(734) 641-6550

Youth and Family Services assists families and teens

The Wayne Youth and Family Services team from left to right Lisa Bradford, Jessica Ecie, BBA, Carrie Vella, LLMSW, Barb Christner, Director, MSW, Erin Davis, LLBSW, Natalie Reeves, MA, LPC and Allison Smith. Wayne Dispatch Photo by John P. Rhaesa

By Carolyn Marnon – Are you concerned that your child might be on the road of risky behaviors that could lead to more trouble somewhere down the line? One place you may be able to turn to for help is Wayne Youth and Family Services located in downtown Wayne. WYFS is committed to providing ethical and high-quality services for young people and their parents/guardian to promote family development and enhance the quality of community life. They aim to do this by reducing high-risk behavior and by building protective factors that help contribute to success. If you don’t know where to turn, they can connect you with the most appropriate services.
In collaboration with local schools, police, courts and community service organizations,WYFS offers a variety of programs including prevention and early intervention services, diversion programs, school-based truancy diversion, tutoring, individual and group counseling and referral services. The program is not a punitive program, but one that is strength-based, showing youth how to make life easier when they are struggling.
Does your child have problems at school? Are there family problems happening within the home? Is your child acting incorrigible at home or at school? Do you suspect drug and/or alcohol abuse? Has your child had run-ins with the police or been to court? These are the children Youth Services wants to help. Youth can come to the program through referrals by the court, by the police, by school or by a family member reaching out for help. A lot of the youth who come through Wayne Youth and Family Services are self-referred through family.
Here are just a few of the services they offer:
Teen Skills Course: A goal-oriented program for high schoolers designed to help teens replace risky behavior with healthier choices and learn the skills they need to succeed.
Strengthening Families: Fun activities that teach skills for success in school, at home, and in life. This program is designed for upper elementary and middle school youth.
Anger Management: An activities-based program that teaches healthy outlets for anger and alternatives to aggressive behavior.
Academic Assistance: After school tutoring and study groups at Franklin Middle School and Wayne Memorial High School.
Girls Group: A fun, “girls only” group focused around helping girls conquer the issues they will come into contact with in their teen years.
Life Skills: A highly effective curriculum which has been proven to increase self-esteem, develop healthy attitudes and improve knowledge of essential life skills.
Barbara Christner, MSW, is the director of the program. She speaks of the Truancy Prevention program in Wayne. It is a pilot program outside of Detroit. WYFS works with Judge Laura Mack to do informal truancy hearings. They look for the reason why a youth is absent from school. Reasons might include health problems, sickness in the family, youth being bullied, perhaps the youth doesn’t have proper clothing. If, after 3-6 months, things are still not going well, the youth is referred to the Third Circuit Court. They aim, however, to deal with the problem in the early stages and thus try to prevent the issue from getting to the formal court system.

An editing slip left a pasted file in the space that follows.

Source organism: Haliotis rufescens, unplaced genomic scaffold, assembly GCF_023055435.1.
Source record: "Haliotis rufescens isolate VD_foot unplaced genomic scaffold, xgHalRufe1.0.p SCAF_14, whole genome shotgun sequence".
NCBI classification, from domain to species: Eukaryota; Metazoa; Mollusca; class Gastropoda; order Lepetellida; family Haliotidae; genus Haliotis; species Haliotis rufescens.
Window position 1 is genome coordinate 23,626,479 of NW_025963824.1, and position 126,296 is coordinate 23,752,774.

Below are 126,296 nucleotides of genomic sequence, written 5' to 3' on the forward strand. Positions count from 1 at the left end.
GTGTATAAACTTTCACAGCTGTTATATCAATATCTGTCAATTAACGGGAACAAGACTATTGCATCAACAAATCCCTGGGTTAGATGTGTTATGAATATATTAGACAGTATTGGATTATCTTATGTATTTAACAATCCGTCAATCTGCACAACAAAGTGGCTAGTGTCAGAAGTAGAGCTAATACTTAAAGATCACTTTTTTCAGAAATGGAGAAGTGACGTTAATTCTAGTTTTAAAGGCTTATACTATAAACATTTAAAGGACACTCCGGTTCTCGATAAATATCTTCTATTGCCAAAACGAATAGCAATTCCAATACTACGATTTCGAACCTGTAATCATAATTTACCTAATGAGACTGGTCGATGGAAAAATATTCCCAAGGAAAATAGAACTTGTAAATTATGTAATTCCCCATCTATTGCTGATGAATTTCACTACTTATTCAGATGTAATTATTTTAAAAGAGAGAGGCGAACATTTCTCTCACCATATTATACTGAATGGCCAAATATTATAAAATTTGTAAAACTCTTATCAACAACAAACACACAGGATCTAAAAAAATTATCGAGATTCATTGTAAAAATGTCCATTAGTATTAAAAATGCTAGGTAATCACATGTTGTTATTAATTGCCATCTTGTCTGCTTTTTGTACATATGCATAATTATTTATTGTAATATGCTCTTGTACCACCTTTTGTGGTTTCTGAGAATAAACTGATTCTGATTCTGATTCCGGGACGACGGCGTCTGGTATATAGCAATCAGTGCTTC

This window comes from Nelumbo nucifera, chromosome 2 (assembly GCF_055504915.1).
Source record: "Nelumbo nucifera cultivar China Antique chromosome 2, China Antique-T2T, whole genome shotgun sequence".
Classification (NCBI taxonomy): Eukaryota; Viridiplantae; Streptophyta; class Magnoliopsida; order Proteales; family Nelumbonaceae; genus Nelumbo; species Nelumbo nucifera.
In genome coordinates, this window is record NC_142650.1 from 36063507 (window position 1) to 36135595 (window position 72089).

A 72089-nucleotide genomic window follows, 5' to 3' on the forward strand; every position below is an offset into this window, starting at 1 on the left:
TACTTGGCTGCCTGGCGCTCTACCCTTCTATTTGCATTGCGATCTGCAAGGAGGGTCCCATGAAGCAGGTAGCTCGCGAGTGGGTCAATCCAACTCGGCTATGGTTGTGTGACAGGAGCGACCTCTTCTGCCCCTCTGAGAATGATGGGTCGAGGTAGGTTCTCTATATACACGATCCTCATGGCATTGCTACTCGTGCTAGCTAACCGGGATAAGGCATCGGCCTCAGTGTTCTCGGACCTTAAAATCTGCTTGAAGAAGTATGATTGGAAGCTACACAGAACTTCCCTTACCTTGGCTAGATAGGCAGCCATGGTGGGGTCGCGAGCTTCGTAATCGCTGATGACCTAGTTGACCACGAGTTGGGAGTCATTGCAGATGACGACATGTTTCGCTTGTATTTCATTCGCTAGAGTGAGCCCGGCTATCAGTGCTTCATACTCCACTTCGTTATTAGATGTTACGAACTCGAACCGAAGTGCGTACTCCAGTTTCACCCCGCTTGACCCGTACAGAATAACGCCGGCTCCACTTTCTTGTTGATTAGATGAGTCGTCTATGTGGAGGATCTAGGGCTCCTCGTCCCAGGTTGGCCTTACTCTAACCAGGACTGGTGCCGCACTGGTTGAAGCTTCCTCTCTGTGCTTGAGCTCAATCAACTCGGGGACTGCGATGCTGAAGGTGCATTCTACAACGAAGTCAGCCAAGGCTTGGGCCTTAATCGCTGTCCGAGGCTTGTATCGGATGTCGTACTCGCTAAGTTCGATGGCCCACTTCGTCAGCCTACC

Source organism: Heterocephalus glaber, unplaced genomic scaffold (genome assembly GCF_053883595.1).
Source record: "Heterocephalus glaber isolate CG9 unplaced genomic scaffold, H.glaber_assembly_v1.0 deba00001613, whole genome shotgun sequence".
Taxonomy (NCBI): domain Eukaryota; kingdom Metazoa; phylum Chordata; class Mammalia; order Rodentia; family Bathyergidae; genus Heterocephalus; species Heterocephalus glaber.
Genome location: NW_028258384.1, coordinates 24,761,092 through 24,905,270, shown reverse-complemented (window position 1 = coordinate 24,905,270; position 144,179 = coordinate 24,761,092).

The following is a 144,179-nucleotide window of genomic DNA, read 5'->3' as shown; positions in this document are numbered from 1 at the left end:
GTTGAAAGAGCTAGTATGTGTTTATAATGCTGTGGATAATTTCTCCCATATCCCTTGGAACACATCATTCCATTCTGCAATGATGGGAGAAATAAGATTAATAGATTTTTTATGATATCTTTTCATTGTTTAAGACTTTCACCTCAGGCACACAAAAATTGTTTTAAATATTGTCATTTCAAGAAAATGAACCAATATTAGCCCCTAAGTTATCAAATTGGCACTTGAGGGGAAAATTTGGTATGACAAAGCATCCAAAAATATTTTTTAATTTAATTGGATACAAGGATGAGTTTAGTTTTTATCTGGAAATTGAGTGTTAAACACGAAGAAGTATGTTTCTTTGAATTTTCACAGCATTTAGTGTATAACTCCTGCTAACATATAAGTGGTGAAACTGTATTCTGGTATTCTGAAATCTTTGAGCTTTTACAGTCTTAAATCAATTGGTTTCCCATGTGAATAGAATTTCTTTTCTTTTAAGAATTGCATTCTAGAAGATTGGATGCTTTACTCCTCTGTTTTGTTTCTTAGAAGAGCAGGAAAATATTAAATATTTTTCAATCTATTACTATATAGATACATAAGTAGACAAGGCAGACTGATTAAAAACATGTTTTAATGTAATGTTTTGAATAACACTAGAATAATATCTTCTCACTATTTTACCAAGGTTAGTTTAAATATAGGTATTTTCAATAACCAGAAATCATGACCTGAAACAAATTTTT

Recently, the center ordered fidget spinners to share with the police department. Instead of having the center’s logo on them, they read “I’ve been caught being good.” The idea is for the police to hand them out to youth in the community when they are being good. It’s a simple way to give a child positive attention and reinforce good behavior.
There are tons of success stories regarding youth who have gone through the program. A youth will come back and tell the staff how they are in college or have a job or have a family of their own.
“You’ll get a family who doesn’t want to be here,” says Barb. There are “not a lot of instant rewards.” The family will soon learn that if they were referred to the program through the courts, it is not a form of punishment. It is a path to a better situation.
Although about 50% of the referrals to the program are through the court as an intervention, the other 50% are self-referrals and often a preventative measure. “There are no bad kids. Just ones who make poor choices.”
Wayne Youth and Family Services is not funded by the City of Wayne although their funds are disbursed through the city’s budget. They have been self-sufficient for nine years now. “This city manager gets it; I love her,” said Barb when talking about the program’s funding mechanisms. City Manager Lisa Nocerini is experienced with writing grants and understands what Barb goes through to fund this important youth program. This community-based program is funded by Wayne County Department of Health, Veterans and Community Wellness, Conference of Western Wayne and State of Michigan Byrne Justice Assistance Grant.
For more information, contact Wayne Youth and Family Services at (734) 721-7004 or youthservices-@cityofwayne.com. The program is located at 3850 Second St, Suite 120 in downtown Wayne.

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